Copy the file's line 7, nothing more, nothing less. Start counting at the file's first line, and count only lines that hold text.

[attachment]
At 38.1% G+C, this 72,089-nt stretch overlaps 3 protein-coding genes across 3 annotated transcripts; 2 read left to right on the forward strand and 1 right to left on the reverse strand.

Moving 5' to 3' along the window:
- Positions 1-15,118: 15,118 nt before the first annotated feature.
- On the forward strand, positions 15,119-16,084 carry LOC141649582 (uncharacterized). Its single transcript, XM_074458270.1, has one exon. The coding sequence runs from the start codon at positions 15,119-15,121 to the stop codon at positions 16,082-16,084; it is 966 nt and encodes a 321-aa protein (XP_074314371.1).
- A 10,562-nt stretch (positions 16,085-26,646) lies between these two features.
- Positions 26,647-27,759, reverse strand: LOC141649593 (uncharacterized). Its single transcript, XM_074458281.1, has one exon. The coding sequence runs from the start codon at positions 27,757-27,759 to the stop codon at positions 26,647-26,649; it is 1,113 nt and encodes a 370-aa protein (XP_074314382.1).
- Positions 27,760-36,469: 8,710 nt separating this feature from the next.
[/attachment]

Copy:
- Positions 27,760-36,469: 8,710 nt separating this feature from the next.